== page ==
Meet Hector

Photo Jan 12, 10 13 08 AMI first met Hector when I came to Honduras with a mission team last spring break. I immediately felt his passion not only for kids and ministry, but for Christ.

You hear a lot about the work Point of Impact does in the neighborhoods of Tegucigalpa, Honduras. What you probably don’t know is that we have an incredible staff that holds each of these programs together, but rarely gets the recognition they deserve.

This is your inside look at the staff of POI.


Hector was a literature teacher at a local college in Tegucigalpa, Honduras when he heard about POI and began volunteering with us. Two months later, last April, Hector was asked to come on staff full time as one of our administrators.

Being an administrator is an office job. Hector could have easily spent his days creating financial reports and calling meetings in the office— avoiding the dirty, dangerous neighborhoods completely.

This job is so different– I never really stop working because I am always thinking of these children and how we can help them.

The best part of my job is that I get to be the children’s witness.

-Hector

Photo Jan 09, 9 47 15 AMThis summer, I spent two months in Honduras working with Hector and the rest of the POI staff. Nearly every day he was looking for small needs to be met. I can’t tell you how many times we would get off schedule taking Doris, a former prostitute to a new AIDS clinic or figuring out how we could shift some money around to buy one more meal for the starving family of a child in our program.

Almost daily, he sat with the staff members that would normally be forgotten by the “higher-ups” and listened to their successes and concerns, then went back to the office to figure out how to help them more.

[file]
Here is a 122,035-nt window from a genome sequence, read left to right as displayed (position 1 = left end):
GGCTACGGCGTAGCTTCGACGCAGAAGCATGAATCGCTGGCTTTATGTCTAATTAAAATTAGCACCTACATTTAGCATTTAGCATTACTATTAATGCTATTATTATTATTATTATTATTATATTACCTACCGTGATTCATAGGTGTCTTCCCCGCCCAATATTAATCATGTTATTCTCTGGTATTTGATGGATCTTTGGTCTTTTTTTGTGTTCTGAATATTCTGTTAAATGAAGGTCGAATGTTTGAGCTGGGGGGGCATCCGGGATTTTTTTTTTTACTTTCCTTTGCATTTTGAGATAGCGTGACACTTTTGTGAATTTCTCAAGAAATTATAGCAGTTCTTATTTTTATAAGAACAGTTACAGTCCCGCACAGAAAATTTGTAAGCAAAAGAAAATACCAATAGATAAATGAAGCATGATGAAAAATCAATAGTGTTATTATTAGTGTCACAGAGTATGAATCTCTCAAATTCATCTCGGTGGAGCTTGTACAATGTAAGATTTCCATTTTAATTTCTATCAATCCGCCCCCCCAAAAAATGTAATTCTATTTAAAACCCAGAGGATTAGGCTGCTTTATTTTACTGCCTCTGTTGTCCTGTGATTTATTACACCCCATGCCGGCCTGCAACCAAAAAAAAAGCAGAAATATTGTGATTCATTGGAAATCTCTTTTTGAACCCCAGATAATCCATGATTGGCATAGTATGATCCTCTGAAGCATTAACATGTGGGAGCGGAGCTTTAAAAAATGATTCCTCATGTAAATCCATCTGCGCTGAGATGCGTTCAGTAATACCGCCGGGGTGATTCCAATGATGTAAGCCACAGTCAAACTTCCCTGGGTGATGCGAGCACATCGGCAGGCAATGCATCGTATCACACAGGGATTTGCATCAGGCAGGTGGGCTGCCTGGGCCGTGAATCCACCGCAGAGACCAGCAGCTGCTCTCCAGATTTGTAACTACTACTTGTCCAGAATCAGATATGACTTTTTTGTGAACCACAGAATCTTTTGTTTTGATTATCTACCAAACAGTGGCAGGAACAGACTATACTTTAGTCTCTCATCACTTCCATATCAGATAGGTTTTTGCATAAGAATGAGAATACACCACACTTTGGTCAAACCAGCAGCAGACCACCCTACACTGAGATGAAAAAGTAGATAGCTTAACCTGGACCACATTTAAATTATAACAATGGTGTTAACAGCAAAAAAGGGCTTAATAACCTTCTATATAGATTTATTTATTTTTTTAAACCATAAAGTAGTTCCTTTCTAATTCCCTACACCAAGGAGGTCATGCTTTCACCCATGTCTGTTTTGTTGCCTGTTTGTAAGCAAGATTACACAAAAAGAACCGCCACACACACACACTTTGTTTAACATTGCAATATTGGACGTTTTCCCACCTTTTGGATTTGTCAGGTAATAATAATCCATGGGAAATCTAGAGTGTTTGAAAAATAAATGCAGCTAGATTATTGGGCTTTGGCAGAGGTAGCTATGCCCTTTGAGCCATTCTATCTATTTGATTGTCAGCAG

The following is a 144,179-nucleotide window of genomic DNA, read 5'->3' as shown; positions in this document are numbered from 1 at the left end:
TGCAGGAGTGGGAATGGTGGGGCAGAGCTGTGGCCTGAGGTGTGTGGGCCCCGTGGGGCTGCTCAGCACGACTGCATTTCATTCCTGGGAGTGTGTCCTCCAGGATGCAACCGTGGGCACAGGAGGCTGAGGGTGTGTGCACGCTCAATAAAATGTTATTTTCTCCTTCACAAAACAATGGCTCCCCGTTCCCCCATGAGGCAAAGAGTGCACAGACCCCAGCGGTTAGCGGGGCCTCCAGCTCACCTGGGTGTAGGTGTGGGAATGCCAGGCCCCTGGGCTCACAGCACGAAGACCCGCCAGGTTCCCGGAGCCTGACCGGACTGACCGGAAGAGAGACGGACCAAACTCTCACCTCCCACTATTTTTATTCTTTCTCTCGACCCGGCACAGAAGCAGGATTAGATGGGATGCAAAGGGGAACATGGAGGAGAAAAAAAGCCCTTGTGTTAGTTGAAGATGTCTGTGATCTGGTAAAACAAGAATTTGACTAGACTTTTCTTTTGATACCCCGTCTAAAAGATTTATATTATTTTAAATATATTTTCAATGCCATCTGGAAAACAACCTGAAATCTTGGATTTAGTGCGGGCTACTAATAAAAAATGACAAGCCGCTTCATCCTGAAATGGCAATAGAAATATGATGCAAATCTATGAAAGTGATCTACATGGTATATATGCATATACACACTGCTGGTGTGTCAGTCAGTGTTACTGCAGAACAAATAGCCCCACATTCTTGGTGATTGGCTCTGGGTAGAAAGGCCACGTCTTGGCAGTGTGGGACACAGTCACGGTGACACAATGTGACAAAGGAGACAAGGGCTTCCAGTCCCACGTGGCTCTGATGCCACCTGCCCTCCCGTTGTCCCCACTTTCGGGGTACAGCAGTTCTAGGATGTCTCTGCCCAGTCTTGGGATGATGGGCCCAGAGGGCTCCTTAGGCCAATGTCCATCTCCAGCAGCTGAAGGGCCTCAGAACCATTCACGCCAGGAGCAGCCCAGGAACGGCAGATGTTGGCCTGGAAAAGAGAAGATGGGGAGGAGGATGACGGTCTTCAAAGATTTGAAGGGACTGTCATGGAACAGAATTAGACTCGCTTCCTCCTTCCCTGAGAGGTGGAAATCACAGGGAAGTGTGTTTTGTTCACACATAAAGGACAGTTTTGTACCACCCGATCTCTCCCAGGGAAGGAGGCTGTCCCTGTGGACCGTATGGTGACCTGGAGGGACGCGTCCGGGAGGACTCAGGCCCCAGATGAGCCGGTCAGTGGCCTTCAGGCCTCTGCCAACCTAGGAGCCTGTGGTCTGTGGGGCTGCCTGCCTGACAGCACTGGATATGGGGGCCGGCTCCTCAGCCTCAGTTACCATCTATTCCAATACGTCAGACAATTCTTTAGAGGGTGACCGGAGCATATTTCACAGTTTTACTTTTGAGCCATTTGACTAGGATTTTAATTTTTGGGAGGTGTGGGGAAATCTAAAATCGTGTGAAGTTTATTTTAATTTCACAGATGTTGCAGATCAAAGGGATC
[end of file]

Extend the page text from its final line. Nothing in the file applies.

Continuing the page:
Hector now works in Public Relations for POI. He works heavily with the mission teams, the staff of POI, and the relationship between kids and their sponsors.

Photo Jan 09, 9 46 34 AM

One of my favorite moments is when I see how two very different cultures [the North American mission teams and the kids in our programs] with more than just a language barrier commit to each other in the name of Jesus to serve and love— believing that through these unique actions they will make the difference, and they will become a POINT OF IMPACT!

DSC_0818The two greatest challenges are time and faith. Working for POI has shown me that my time is God’s not mine. And my faith needs to continually grow in order to visit the painful and dangerous places where no one is willing to visit.

I work in POI because I think is a organization that stands for the needy not expecting something, but giving everything.

I can’t tell you the number of times Hector and other staff within POI have said almost these exact words to me. The staff of POI is committed not to money or success, but to loving with everything they have, no matter if that means working extra unpaid hours, spending every morning praying over these kids, going out on their own time to share the gospel, volunteering in the POI church, or buying someone a meal. 

YOU can help:

Pray for me, that I can do whatever is best for POI and these children and for the people to bring glory to Christ— that we can change our nation one kid at a time. -Hector

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Who’s Blogging?

meHannah Johnson went on her first on her first mission trip to Honduras nearly six years ago. She now works for the ministry and is passionate about orphan care and the “least of these.”  To read more, click here.

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